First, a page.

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Opinion: Craig Hickman

Opinion: Craig Hickman
Photo: NZ Herald

A friend once told me that current Green Party policy will be Labour Party policy within ten years.

It was said to get me thinking about the possibility of a future ban on the importation of palm kernel, and the evidence speaks for itself.

The ban on plastic bags, the proliferation of cycle lanes, protection for renters and the ban on live exports have all been longstanding Green policies that have eventually been enacted under a Labour government.

Last week Nestle, the world’s biggest food manufacturer, buckled under pressure to take action on their environmental impact and ditched its policy of buying carbon offsets to make certain brands “carbon neutral”.

Instead, Nestle will now concentrate on reducing their actual carbon output by focusing on their own emissions and that of their supply chain.

A big part of their supply chain is, of course, ingredients, and one of Nestle’s biggest ingredients is milk.

Nestle have joined a growing list of Fonterra customers who are very interested in the carbon footprint of New Zealand milk.

Being a significant customer of Fonterra, this announcement could impact New Zealand dairy farmers in a more direct way than any policy currently being announced by political parties hoping to win my vote.

Perhaps just to reaffirm the possible threat to the livelihood of New Zealand dairy farmers, Nestle have just launched a plant based, non-dairy, vegan certified KitKat. While I am normally keen to try any new snack foods, I will be leaving this one on the shelf and sticking to the normal full dairy deliciousness.

I’m not willing to take the risk that the vegan version might taste better.

If you were to generalise about New Zealand farmers you would traditionally peg us as National voters, and former Prime Minister John Key certainly had the rural vote sewn up. Key was well known for his “Ambitious for New Zealand” slogan. His personal story of growing up in a state house and, through hard work and perseverance, becoming a currency trader and then Prime Minister was the perfect backstory when it came time to pitch his slogan to Kiwi voters.

Christopher Luxon hasn’t hidden his admiration of John Key. Key was rolled out at Luxon’s first National Party Conference as leader and a few other events for a round of back slapping photo opportunities. Stay tuned for the return of Key if the polls remain close.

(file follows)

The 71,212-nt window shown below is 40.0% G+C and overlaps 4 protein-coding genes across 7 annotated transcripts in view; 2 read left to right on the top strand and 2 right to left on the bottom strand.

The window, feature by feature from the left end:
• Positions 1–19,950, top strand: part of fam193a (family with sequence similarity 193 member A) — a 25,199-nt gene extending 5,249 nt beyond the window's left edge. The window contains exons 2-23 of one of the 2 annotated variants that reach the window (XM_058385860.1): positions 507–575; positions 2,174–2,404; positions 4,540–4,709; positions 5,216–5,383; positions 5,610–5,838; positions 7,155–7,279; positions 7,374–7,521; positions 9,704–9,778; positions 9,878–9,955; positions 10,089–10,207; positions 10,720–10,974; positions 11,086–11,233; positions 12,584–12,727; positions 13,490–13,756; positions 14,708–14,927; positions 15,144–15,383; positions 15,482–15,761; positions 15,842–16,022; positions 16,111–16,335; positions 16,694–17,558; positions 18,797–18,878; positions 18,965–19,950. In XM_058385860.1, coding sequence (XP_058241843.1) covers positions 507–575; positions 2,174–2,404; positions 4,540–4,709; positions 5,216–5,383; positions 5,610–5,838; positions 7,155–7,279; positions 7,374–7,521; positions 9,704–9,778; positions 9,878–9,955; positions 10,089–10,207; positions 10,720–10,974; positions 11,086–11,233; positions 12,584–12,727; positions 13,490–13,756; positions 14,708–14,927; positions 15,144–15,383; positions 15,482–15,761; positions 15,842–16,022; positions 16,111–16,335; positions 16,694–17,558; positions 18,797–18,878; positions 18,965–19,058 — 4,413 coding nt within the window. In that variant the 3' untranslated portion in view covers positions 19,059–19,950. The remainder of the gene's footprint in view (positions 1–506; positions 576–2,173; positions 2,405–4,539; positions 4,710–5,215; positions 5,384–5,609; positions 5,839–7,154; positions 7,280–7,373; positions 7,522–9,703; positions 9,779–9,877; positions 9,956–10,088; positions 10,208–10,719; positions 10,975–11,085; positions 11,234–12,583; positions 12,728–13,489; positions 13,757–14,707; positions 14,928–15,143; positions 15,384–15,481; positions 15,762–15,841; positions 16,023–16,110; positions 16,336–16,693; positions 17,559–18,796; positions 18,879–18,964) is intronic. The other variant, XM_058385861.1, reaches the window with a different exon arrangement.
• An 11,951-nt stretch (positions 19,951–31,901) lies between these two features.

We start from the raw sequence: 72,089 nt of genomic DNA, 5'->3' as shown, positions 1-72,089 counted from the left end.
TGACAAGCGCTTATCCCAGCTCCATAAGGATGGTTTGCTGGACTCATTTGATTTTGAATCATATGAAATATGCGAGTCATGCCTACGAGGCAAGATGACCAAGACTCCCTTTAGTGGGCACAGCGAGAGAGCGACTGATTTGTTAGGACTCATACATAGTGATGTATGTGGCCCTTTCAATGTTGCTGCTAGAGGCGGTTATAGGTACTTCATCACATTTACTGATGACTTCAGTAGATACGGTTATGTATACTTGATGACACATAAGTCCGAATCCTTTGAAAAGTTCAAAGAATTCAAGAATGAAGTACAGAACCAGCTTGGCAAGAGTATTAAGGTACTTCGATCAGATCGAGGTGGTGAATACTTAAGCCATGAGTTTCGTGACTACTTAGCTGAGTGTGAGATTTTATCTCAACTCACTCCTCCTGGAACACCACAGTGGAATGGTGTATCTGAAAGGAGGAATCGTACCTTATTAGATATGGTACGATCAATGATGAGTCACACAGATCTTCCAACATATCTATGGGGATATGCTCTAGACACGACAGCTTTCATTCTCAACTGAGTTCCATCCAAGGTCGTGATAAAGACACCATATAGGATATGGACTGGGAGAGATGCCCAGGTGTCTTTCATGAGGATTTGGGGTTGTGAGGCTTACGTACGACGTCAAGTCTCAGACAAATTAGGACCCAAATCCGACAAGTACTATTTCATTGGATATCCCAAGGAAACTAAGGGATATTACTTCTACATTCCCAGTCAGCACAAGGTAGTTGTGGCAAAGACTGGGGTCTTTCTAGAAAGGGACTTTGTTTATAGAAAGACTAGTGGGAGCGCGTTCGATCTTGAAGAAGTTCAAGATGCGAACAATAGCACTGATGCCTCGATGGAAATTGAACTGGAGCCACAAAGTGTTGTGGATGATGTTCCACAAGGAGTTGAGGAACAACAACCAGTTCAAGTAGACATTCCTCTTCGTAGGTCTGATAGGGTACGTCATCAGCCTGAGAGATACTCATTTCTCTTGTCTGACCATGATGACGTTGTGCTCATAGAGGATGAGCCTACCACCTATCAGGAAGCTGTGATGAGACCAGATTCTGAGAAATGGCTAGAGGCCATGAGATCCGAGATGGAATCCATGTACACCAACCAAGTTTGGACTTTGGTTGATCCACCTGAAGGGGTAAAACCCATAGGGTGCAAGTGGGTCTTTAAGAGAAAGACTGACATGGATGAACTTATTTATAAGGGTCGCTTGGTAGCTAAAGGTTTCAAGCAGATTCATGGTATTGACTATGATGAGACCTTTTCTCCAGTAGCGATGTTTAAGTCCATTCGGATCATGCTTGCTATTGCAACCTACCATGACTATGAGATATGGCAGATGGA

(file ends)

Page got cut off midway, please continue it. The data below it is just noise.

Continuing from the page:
Luxon and his agriculture spokesperson Todd McClay have been loud in their determination to win back the rural vote that resoundingly deserted them at the 2020 election.

They release their agriculture policy on a windswept farm in the Waikato. While the event was overshadowed by Luxon categorising New Zealanders as “negative, wet and whiny”, their policies lacked the ambition we saw from the Key-led National Party.

Luxon wants to scrap the ute tax, live animal exports would be reintroduced, and a Review Panel would be created to consider every local and central government regulation.

There was more, but nowhere in the nebulous wish list was anything that would greatly assist me and other farmers meet the challenges we face to meeting Nestle’s and others emissions reduction criteria.

Green Party agriculture policy would certainly address most of Nestle’s needs. Their proposed ban on the importation of palm kernel and the phasing out of synthetic nitrogen fertiliser would definitely lead to lower stocking rates and lower overall emissions, unfortunately it would also lead to Nestle looking elsewhere for ingredients as New Zealand’s dairy output plunged to a catastrophic low.

But you have to give them points for pushing an ambitious agenda, rather than taking us back to how things were when Key was PM.

Nestle is a business, and they are looking to lower their carbon footprint because that is what the market demands.

Fonterra and other processors are asking their farmers to lower their on-farm emissions because that is what their customers demand, and if we can’t provide it, Nestle and others will look elsewhere.

National purport to be the party of business and the party of farmers, yet I haven’t seen anything from them that addresses these very clear market signals.

National are currently riding high because they’re not Labour, I’d find it much easier to give them my vote if they had some solutions.

Hopefully when Key joins Luxon on the campaign trail he will share some advice on how to be truly ambitious for New Zealand.

by Craig Hickman